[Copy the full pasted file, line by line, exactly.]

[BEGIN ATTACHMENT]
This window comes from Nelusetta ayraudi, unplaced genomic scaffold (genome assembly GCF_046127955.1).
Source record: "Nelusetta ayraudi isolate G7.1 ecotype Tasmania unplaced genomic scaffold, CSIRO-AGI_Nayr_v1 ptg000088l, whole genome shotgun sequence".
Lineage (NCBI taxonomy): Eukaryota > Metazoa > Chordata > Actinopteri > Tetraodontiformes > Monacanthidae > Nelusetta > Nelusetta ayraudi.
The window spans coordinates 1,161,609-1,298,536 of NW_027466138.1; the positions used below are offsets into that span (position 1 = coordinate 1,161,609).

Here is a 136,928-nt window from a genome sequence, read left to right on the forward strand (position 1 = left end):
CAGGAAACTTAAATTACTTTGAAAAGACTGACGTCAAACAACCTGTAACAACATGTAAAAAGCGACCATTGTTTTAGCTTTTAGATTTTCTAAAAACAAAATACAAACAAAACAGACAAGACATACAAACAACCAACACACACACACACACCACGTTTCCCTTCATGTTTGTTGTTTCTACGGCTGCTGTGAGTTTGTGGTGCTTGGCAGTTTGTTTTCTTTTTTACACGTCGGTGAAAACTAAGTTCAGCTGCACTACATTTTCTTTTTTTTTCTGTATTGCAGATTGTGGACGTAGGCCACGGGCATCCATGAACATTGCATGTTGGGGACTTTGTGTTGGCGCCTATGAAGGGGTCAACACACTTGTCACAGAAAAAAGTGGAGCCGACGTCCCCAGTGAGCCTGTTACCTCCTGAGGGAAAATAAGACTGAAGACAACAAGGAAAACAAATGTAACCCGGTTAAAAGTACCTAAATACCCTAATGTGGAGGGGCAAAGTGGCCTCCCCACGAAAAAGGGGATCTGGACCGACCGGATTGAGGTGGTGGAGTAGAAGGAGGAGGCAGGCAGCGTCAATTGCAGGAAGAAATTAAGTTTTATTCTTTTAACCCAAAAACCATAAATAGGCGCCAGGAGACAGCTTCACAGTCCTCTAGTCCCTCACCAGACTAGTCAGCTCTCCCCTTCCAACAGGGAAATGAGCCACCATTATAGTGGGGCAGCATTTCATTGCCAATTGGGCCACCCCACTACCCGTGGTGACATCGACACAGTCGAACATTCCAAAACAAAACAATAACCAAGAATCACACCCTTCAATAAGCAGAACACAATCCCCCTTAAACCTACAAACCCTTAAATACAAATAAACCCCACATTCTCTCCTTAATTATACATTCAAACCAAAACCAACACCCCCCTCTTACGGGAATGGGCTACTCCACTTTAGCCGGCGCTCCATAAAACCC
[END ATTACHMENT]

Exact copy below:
This window comes from Nelusetta ayraudi, unplaced genomic scaffold (genome assembly GCF_046127955.1).
Source record: "Nelusetta ayraudi isolate G7.1 ecotype Tasmania unplaced genomic scaffold, CSIRO-AGI_Nayr_v1 ptg000088l, whole genome shotgun sequence".
Lineage (NCBI taxonomy): Eukaryota > Metazoa > Chordata > Actinopteri > Tetraodontiformes > Monacanthidae > Nelusetta > Nelusetta ayraudi.
The window spans coordinates 1,161,609-1,298,536 of NW_027466138.1; the positions used below are offsets into that span (position 1 = coordinate 1,161,609).

Here is a 136,928-nt window from a genome sequence, read left to right on the forward strand (position 1 = left end):
CAGGAAACTTAAATTACTTTGAAAAGACTGACGTCAAACAACCTGTAACAACATGTAAAAAGCGACCATTGTTTTAGCTTTTAGATTTTCTAAAAACAAAATACAAACAAAACAGACAAGACATACAAACAACCAACACACACACACACACCACGTTTCCCTTCATGTTTGTTGTTTCTACGGCTGCTGTGAGTTTGTGGTGCTTGGCAGTTTGTTTTCTTTTTTACACGTCGGTGAAAACTAAGTTCAGCTGCACTACATTTTCTTTTTTTTTCTGTATTGCAGATTGTGGACGTAGGCCACGGGCATCCATGAACATTGCATGTTGGGGACTTTGTGTTGGCGCCTATGAAGGGGTCAACACACTTGTCACAGAAAAAAGTGGAGCCGACGTCCCCAGTGAGCCTGTTACCTCCTGAGGGAAAATAAGACTGAAGACAACAAGGAAAACAAATGTAACCCGGTTAAAAGTACCTAAATACCCTAATGTGGAGGGGCAAAGTGGCCTCCCCACGAAAAAGGGGATCTGGACCGACCGGATTGAGGTGGTGGAGTAGAAGGAGGAGGCAGGCAGCGTCAATTGCAGGAAGAAATTAAGTTTTATTCTTTTAACCCAAAAACCATAAATAGGCGCCAGGAGACAGCTTCACAGTCCTCTAGTCCCTCACCAGACTAGTCAGCTCTCCCCTTCCAACAGGGAAATGAGCCACCATTATAGTGGGGCAGCATTTCATTGCCAATTGGGCCACCCCACTACCCGTGGTGACATCGACACAGTCGAACATTCCAAAACAAAACAATAACCAAGAATCACACCCTTCAATAAGCAGAACACAATCCCCCTTAAACCTACAAACCCTTAAATACAAATAAACCCCACATTCTCTCCTTAATTATACATTCAAACCAAAACCAACACCCCCCTCTTACGGGAATGGGCTACTCCACTTTAGCCGGCGCTCCATAAAACCC